Philadelphia Union “won’t be scared”: Leagues Cup semifinal vs. Messi secured | MLSSoccer.com
But that’s exactly what happened. Carranza, according to head coach Jim Curtin, “reached for a ball and then felt something in his lower hamstring” and required a sub.
After leading from the 10th minute to the 65th off a goal from midfielder Jesús Bueno (Querétaro’s Ángel Sepúlveda equalized in the second half), Philadelphia suddenly found themselves dangerously close to PKs – a proverbial toss-up – heading towards the final whistle.
Survive and advance
In true Philly underdog style, Donovan seized his moment. In the 11th minute of second-half stoppage time, the speedy striker made great use of teammate Kai Wagner’s service into the box and smashed home Friday night’s 2-1 winner at Subaru Park, sending the Union to the Leagues Cup semifinals, where they’ll host Lionel Messi and Inter Miami CF on Tuesday evening (7 pm ET | MLS Season Pass).
“For Chris to run and time that movement there close to offside, but you have to play right on that line there, he did a good job,” said Curtin after the match. “That’s a striker’s goal. Run hard at the near post and trust that the ball will be there.”
Outside of the game-winner and the collective mental fortitude needed to snag it, Curtin didn’t see a lot of positives in his team’s performance on the night. But he’ll take the win anyway.
“We didn’t play good. We didn’t create a lot. … So again, it’s a good lesson. You let the team hang around. They’re professionals. The 5-1 game, you knew it wouldn’t look like that,” said Curtin, referencing the Union’s dominant win over Querétaro in the group stage.
“Because they’ve gotten better as this competition’s gone on. It’s never easy to play a team two times in quick succession. And, yeah, we didn’t play great, but we survive and advance again.”
Messi comes to Chester
While making it to the semifinals of a 47-team tournament is quite the accomplishment in its own right, particularly when three out of four of those teams will receive a bid to next year’s Concacaf Champions Cup, the chance to play for a spot in the final on Tuesday is extra special this time around.
That’s because “the greatest player in the history of the sport” (at least according to Curtin) is coming to town.
“It’s perfect for the league,” said Curtin. “And the way that Messi has lived up [to the hype] and actually almost done even more is what superstars do, right? [Michael] Jordan, Messi, whoever it is, these are guys that have pressure on them every second of every day and they still produce every time. So it’s going to be an honor to play [Miami].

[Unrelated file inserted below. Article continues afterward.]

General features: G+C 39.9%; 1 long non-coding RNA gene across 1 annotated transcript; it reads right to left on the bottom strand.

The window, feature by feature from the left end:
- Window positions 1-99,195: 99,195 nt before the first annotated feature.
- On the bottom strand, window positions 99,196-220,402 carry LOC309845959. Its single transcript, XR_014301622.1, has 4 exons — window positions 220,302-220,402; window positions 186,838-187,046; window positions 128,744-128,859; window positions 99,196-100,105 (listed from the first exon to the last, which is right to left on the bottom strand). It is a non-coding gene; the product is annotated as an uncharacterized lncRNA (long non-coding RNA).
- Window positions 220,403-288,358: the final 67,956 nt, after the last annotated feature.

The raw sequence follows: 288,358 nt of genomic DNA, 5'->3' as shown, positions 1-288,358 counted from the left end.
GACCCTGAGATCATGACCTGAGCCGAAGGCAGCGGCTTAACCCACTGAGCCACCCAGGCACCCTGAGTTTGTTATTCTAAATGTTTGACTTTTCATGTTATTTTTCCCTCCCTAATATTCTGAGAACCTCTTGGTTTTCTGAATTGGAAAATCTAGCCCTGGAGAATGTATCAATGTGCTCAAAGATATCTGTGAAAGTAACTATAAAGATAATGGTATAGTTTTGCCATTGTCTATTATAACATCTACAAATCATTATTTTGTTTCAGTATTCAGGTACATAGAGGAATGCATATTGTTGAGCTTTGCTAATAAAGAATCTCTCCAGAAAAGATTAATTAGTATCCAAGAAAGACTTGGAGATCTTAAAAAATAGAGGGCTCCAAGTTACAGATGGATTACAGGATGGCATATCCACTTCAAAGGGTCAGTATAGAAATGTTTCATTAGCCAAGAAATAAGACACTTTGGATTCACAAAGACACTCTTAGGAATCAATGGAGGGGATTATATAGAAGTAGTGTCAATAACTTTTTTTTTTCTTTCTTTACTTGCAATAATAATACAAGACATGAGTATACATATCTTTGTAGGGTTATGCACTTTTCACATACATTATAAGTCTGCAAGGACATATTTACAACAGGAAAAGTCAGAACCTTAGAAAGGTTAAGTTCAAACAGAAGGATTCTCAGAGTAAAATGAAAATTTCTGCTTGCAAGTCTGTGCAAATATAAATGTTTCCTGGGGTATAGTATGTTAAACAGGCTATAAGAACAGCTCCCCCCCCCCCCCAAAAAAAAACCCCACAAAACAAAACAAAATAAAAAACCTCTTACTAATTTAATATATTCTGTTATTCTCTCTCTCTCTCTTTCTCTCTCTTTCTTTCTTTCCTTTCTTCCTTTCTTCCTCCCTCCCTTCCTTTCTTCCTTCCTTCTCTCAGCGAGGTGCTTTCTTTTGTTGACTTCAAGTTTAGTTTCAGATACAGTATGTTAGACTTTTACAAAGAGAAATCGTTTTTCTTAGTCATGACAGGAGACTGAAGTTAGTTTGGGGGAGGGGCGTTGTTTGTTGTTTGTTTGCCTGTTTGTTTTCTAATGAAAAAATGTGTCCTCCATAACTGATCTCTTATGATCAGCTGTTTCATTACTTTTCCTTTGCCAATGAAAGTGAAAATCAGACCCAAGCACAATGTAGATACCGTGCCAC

“But once the whistle blows, our guys are going to give it their best. And I know we won’t be scared. We’ll be brave. And in this building, I’ll just say, anything can happen at Subaru Park. We’ve been pretty damn good over the last 50 games.”
If any team has the built-in cultural swagger to take on Tata Martino’s Miami (who, alongside Messi, brought in Sergio Busquets, Jordi Alba and a few more big-money transfers this summer), it’s Philadelphia. Much of their squad has been intact for multiple years running as Curtin has guided the club from perennial basement dwellers in the Eastern Conference to consistent trophy threats since taking over in 2014. Most importantly, they’re not afraid to muddy things up.
“We’re going to obviously try to limit their chances as best we can, but we have to be ruthless on the counterattack against a Miami team that, I’ll just tell you right now, is going to have more of the ball than we will,” said Curtin. “I can guarantee you that. I don’t care whether we’re home or away. That’s just going to be how it is, and we’re okay with that.”
But even with the right mentality to wear out some of the league’s brightest stars, Curtin knows his team needs to show more quality if they hope to get a result: “It has to be better against Miami, that’s for sure.”